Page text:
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Authors: Julia O'Faolain

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BOOK: The Judas Cloth
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‘It’s heavy,’ said the Irish boy. ‘I think there’s something inside it. Something hard.’

‘Nonsense!’ rallied the priest who had given them the job. ‘Three strapping fellows like you can manage that. Hanging it will be trickier. We’ll have to rig up a pulley. I’ll get some ropes.’

He left. The three gave a concerted heave and …


Oddio,
what …’

‘Cover them! Quick! Roll it up!’

‘Shouldn’t we …?’

‘No.
No
!
Best pretend we never opened it!’ Martelli kept watch while the other two rerolled the stiff parcel. Grotesques, embowering greenery and their awful find, were re-enclosed and the ropes feverishly reknotted as the three recoiled from unmanageable knowledge.

When the priest came back in consternation to say that this particular item should have gone elsewhere, his charges’ red faces could be ascribed to vain efforts to pull off the ropes.

*

‘Those guns …’

‘Shsh!’

‘Listen! Either they were brought to make trouble for the Society or else a few firebrands
here
are planning trouble for …’

‘Who?’

‘The Pope!’

Martelli’s listeners goggled.

‘I won’t listen,’ said the Irish boy whose name was Gilmore. He was big, slow and pious.

Martelli was impatient. What they should know, he said, was that there was some very desperate plotting going on among men who would do anything to get this pope to change his policies. ‘The Jesuits are thought to be in the thick of it and if they’re
not
then something could be done to make them come in. This is just the sort of thing – plant guns on them and let them be “discovered”, maybe during the Pope’s visit! Can you imagine the scandal!’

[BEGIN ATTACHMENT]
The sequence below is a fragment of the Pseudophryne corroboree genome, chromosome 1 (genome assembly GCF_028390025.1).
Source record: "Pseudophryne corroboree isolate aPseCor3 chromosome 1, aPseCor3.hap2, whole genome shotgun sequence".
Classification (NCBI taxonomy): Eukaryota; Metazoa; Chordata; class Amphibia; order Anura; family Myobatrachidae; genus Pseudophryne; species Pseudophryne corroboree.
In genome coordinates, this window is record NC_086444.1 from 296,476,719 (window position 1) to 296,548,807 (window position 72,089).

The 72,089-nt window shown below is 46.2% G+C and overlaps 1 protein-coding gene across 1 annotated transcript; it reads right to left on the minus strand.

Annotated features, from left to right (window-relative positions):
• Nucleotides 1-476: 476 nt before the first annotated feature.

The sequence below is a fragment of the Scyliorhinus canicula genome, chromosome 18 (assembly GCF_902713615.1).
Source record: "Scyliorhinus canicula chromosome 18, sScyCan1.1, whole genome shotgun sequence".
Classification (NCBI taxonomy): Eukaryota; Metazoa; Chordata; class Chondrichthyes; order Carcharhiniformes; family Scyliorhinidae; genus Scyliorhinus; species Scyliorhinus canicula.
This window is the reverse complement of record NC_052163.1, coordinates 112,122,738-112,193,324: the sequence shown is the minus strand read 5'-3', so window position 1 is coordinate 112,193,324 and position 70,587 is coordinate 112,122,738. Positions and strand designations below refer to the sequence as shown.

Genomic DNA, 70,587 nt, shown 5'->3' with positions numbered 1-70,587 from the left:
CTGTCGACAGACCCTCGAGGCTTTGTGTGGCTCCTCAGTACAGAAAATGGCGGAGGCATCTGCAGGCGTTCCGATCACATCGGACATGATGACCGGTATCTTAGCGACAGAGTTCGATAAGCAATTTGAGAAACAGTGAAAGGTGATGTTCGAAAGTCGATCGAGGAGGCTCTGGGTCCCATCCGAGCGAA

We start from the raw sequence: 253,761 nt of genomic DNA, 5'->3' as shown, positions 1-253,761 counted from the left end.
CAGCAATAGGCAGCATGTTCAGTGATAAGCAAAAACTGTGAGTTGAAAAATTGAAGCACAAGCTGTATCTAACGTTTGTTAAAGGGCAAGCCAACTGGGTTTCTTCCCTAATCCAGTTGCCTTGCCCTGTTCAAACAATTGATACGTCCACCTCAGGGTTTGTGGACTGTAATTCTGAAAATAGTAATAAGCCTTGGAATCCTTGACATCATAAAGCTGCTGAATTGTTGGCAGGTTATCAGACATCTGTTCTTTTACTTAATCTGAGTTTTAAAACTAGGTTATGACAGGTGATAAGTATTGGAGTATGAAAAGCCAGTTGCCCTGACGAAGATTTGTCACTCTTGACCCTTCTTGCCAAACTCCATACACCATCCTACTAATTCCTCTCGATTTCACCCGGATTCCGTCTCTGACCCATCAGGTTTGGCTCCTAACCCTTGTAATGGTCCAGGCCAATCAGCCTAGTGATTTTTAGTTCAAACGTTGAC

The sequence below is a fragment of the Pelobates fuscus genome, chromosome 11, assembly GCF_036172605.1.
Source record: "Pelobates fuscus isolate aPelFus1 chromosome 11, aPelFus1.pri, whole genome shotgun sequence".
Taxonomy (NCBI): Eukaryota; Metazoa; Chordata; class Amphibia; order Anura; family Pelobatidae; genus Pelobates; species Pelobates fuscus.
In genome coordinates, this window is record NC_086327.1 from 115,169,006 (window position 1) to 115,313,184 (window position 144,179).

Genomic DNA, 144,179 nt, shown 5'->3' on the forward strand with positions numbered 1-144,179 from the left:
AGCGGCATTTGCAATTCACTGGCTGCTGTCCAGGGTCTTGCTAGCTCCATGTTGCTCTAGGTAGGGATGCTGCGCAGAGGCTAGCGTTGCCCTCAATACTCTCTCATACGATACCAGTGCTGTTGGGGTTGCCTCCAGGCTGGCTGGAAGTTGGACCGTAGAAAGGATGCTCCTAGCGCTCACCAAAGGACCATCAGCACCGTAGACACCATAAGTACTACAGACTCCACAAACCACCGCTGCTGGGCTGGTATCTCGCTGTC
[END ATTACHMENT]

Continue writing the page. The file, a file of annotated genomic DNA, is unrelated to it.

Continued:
‘But why?’

Austria, Martelli explained, needed an excuse to send in troops and a disturbance here in Rome would serve perfectly. Troops would ‘rescue’ the Holy Father, then dictate terms to him and stay until they had restored the old Gregoriani to power.

‘These tapestries will be hard to get rid of. For the Collegio’s sake we should let one of the moderate ministers know.’

The other two were out of their depth. Could the Jesuits truly be against the Pope? And if they could not, what harm could come of doing what Martelli said?

‘We can’t tell anyone here,’ he argued, ‘because we don’t know who knows already. It could be dangerous to tell the wrong person.’

Unexpectedly the Irish boy nodded. Yes, he agreed, remembering stories of Ribbon men back home.

So, decided Martelli, they’d tell the police. The minister in charge of them was a friend of his cousin. They could come in discreetly to look about – after all, with His Holiness expected here on the 27th, what could be more natural? They could take the things out the way they came in. No scandal.

‘Gilmore can take a note out on his way home to the Irish College.’

‘No,’ said the Irish boy. ‘Not me. Sorry, no.’

‘Oh all right then. I’ll manage myself – but you two hold your tongues. Will you?’

‘Yes.’

*

What Martelli could not know was that Gilmore, returning every evening to his own college, escaped
his
influence and surrendered to a nervous hysteria brought on by starvation. For some time now, the Hibernici had been eating very little in order to save and send money to their country, where a famine was raging.

Hunger gave Gilmore insomnia and insomnia scruples, and after three nights of staring at the small, screened window above his bed, he became convinced that it was his duty to denounce Martelli.

‘Cleanse my heart and lips, oh God,’ he prayed, ‘who didst cleanse the lips of the prophet Isaiah with a live coal.’

Then he went to see the Prefect of Studies at the Romano.

The Prefect was not in his study and Gilmore was put to wait in an ante-room lined with bookcases. Nervously, he examined the books behind the wire netting. There were several copies of one by the late pope entitled
The
Triumph
Of
The
Church
And
Holy
See
Over
Innovators.
Outside in the courtyard, work had begun on the floral mosaic and containers were being set in place. Light ricocheted off glass and made Gilmore sway. His hands shook with hunger. Perhaps there was a harmless explanation for the guns? On the 27th, the papal guard would accompany the Pope. Could they have been delivered for their use? Treachery had a queer repellent attraction. Gilmore savoured the thought of hurting Martelli and Nicola whom he liked. It was because he did that the thought appealed. He wanted to get close and hurt them so that he could then succour them or at least share their hurt. Missionary tales of martyrs were his source. You suffered torture together. Your blood mingled and your bodies opened. The mind was blasted into extinction and you were freed from your beastly separate self.